The Surprising Truth About Melatonin

I’ve suffered from insomnia my whole life.  Horrifying, life-ruining insomnia- it used to be that on many nights, I would go to bed at midnight, fall asleep somewhere around 3 AM- and then wake up around 6, and find myself unable to get back to sleep.  Insomnia sucks.

For a long time, I used melatonin on and off- it’s probably the most popular insomnia treatment around, but I found the results inconsistent- some nights melatonin really seemed to help me, but most nights it did nothing.  CureTogether seems to agree with me, ranking melatonin as one of the least consistently effective popular treatments for insomnia. 

So is melatonin a load of baloney?

Well, no.  Melatonin is the main hormone responsible for initiating sleep.  That much is beyond dispute.  It’s powerful enough that it’s actually a prescription drug in some countries.  And the issue isn’t that the body has trouble absorbing it either- remember, it does work sometimes.  The truth is rather counterintuitive, and it is this:

With melatonin, less is more. In other words, lower doses are actually more effective than higher doses.  In fact, this has been well-established for over a decade, but few people seem to be aware of it. 

To understand why this is, we need to look at your brain’s melatonin levels during sleep.  The brain starts to produce melatonin about an hour before you sleep.  Melatonin levels rise gradually during sleep, peaking one or two hours before waking, then falling rapidly. 

Higher doses of melatonin actually fast-forward that process, causing you to wake up earlier and have trouble getting back to sleep.  And predictably enough, they cause tolerance- after a few days, the melatonin stops working, and even your body’s own hormone production is thrown off. 

So what’s the ideal dose?  Amazingly, it’s only .3 mg. But that’s a problem- because most commercially available melatonin pills range from 3 to 10 mg.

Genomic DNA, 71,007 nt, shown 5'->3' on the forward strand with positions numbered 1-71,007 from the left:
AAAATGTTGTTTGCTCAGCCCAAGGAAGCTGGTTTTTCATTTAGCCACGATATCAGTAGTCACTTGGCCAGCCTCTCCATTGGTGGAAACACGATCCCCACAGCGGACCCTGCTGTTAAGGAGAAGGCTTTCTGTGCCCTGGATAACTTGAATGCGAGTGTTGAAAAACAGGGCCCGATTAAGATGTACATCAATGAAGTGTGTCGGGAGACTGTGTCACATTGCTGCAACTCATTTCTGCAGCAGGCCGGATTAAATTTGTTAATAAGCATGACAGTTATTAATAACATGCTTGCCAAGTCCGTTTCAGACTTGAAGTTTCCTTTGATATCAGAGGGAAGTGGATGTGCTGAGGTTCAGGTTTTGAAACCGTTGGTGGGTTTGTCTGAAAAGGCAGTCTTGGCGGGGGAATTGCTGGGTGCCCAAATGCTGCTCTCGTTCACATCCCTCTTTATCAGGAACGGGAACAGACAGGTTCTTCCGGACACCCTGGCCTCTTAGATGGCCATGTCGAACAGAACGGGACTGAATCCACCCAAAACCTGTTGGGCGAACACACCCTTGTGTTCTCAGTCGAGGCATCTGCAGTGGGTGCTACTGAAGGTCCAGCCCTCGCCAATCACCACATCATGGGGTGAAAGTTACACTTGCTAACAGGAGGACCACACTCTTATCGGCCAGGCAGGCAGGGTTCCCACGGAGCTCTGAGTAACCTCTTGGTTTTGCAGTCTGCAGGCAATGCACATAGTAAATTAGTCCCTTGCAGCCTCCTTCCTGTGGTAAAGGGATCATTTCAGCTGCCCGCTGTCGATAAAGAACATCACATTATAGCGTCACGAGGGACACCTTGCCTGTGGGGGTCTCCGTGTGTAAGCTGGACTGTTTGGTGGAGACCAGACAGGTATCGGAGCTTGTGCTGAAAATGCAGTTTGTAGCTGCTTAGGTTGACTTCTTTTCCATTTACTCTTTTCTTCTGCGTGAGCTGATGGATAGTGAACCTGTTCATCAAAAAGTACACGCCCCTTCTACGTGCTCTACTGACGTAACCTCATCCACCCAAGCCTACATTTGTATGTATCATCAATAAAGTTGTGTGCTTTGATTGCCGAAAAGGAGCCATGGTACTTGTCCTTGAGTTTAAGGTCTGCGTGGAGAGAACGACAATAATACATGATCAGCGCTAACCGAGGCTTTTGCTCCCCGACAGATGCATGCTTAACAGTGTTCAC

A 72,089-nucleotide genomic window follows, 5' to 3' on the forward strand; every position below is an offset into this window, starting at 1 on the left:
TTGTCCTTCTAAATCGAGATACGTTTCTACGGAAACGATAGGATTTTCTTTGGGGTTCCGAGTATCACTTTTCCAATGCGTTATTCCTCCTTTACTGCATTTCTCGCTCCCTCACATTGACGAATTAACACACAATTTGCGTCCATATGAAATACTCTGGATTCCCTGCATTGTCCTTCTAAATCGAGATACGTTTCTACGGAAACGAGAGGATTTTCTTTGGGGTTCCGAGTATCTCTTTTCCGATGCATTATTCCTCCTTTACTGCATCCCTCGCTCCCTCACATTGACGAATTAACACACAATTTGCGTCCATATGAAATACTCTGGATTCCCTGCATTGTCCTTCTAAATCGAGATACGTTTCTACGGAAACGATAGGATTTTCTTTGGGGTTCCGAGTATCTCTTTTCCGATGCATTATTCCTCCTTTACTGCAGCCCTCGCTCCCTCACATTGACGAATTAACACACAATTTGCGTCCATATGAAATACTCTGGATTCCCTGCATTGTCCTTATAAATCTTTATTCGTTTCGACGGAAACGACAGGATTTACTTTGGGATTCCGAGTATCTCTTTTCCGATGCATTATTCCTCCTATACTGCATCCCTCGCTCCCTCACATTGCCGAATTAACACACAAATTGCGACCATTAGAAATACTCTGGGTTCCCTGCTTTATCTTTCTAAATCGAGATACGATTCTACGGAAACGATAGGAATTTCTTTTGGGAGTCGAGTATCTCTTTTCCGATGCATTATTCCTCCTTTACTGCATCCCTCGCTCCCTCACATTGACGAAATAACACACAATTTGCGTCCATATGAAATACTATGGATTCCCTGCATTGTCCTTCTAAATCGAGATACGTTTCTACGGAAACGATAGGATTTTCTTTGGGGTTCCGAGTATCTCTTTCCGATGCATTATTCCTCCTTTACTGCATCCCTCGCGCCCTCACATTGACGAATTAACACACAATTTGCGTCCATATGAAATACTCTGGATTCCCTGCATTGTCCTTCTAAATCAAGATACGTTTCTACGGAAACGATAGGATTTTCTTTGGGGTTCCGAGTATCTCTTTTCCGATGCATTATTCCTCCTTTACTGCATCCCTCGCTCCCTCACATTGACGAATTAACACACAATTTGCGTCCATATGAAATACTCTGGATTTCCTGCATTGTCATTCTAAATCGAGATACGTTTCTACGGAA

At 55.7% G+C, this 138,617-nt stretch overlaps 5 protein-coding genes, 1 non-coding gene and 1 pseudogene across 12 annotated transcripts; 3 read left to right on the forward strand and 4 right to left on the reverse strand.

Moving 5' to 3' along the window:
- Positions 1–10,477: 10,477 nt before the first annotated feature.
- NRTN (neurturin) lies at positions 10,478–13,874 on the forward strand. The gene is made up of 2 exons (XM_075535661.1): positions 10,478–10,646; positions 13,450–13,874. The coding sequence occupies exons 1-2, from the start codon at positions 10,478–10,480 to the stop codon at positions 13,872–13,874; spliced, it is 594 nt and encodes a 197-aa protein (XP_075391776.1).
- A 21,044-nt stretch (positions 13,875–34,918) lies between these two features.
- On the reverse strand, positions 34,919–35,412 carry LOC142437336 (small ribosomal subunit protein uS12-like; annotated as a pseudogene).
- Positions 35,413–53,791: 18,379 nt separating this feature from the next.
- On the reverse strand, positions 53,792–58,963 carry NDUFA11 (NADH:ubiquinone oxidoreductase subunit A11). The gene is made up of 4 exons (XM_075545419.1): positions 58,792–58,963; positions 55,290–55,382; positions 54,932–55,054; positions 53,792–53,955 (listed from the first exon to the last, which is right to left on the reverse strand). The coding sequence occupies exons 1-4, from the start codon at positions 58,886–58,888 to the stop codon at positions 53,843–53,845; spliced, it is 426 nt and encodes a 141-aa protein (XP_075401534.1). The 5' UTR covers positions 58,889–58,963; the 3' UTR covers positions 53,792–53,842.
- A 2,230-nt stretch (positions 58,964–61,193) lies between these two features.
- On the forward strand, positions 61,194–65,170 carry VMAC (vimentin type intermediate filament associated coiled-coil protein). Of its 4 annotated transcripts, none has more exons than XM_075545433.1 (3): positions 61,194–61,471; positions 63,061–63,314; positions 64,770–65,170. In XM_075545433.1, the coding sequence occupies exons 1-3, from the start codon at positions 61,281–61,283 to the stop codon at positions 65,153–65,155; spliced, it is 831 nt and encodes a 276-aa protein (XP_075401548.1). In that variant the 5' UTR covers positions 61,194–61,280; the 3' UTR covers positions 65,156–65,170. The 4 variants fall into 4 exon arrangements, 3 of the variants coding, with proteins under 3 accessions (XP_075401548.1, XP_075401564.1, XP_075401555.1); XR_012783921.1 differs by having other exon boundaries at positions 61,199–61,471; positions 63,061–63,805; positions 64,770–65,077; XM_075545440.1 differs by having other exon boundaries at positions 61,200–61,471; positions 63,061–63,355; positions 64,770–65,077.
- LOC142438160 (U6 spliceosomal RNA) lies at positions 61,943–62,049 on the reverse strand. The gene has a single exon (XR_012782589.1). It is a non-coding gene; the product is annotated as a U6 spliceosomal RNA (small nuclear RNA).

You have two options here.  First, you can buy 1 mg tablets and break them in half, or 3 mg tablets and break them into quarters.  No need to hit that .3 mg target on the dot– as long as you’re between .3 and 1 mg, you’re fine.

The second option in my opinion liquid melatonin- it comes in a bottle and you measure it with a dropper.  The best deal I’ve found is this bottle by NOW Foods, which gives you a two year supply at just under a penny per night. 

Note that the serving size is STILL 3 mg- I have never seen a liquid melatonin supplement that actually recommended the proper dose.  It’s just easy to ignore that and give yourself the proper dose, which amounts to a tenth of a dropper.   To be clear, that’s a tenth of the dropper, not the bottle.

As a final note, there is one circumstance where I do believe going for higher dosages, around 3-5 mg, is helpful: when you’re jet-lagged and need to reset your circadian rhythm.  In that case, I’d take the high-dose melatonin an hour before your desired bedtime, and only on that first night.

Bottom line: If you want to use melatonin as a sleep aid, take .3 to 1 mg about an hour before bed. 


Also published on Medium.